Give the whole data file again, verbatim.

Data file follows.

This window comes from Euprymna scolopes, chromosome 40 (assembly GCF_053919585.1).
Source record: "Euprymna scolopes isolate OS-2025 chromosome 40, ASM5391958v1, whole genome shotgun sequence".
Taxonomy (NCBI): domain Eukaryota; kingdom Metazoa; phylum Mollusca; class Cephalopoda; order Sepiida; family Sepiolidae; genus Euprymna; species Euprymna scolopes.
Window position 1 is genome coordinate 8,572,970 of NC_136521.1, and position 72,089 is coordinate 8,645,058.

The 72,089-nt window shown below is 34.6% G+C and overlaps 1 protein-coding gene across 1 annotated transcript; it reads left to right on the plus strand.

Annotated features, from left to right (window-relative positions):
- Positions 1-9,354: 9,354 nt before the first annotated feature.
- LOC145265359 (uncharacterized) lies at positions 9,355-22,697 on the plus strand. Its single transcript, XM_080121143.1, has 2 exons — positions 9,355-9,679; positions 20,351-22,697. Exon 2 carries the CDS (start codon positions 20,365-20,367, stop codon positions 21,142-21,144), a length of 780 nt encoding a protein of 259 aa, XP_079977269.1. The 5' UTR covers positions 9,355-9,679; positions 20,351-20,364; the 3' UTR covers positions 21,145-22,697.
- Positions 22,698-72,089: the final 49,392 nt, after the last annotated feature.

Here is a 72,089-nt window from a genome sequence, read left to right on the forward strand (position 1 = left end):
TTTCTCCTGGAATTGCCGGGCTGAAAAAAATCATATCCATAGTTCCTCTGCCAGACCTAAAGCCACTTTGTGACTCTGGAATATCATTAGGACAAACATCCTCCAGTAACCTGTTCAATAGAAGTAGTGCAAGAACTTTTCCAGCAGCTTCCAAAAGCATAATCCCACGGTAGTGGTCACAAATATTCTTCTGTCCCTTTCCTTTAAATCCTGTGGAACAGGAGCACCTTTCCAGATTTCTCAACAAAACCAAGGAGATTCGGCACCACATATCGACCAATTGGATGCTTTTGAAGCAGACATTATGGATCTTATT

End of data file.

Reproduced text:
This window comes from Euprymna scolopes, chromosome 40 (assembly GCF_053919585.1).
Source record: "Euprymna scolopes isolate OS-2025 chromosome 40, ASM5391958v1, whole genome shotgun sequence".
Taxonomy (NCBI): domain Eukaryota; kingdom Metazoa; phylum Mollusca; class Cephalopoda; order Sepiida; family Sepiolidae; genus Euprymna; species Euprymna scolopes.
Window position 1 is genome coordinate 8,572,970 of NC_136521.1, and position 72,089 is coordinate 8,645,058.

The 72,089-nt window shown below is 34.6% G+C and overlaps 1 protein-coding gene across 1 annotated transcript; it reads left to right on the plus strand.

Annotated features, from left to right (window-relative positions):
- Positions 1-9,354: 9,354 nt before the first annotated feature.
- LOC145265359 (uncharacterized) lies at positions 9,355-22,697 on the plus strand. Its single transcript, XM_080121143.1, has 2 exons — positions 9,355-9,679; positions 20,351-22,697. Exon 2 carries the CDS (start codon positions 20,365-20,367, stop codon positions 21,142-21,144), a length of 780 nt encoding a protein of 259 aa, XP_079977269.1. The 5' UTR covers positions 9,355-9,679; positions 20,351-20,364; the 3' UTR covers positions 21,145-22,697.
- Positions 22,698-72,089: the final 49,392 nt, after the last annotated feature.

Here is a 72,089-nt window from a genome sequence, read left to right on the forward strand (position 1 = left end):
TTTCTCCTGGAATTGCCGGGCTGAAAAAAATCATATCCATAGTTCCTCTGCCAGACCTAAAGCCACTTTGTGACTCTGGAATATCATTAGGACAAACATCCTCCAGTAACCTGTTCAATAGAAGTAGTGCAAGAACTTTTCCAGCAGCTTCCAAAAGCATAATCCCACGGTAGTGGTCACAAATATTCTTCTGTCCCTTTCCTTTAAATCCTGTGGAACAGGAGCACCTTTCCAGATTTCTCAACAAAACCAAGGAGATTCGGCACCACATATCGACCAATTGGATGCTTTTGAAGCAGACATTATGGATCTTATT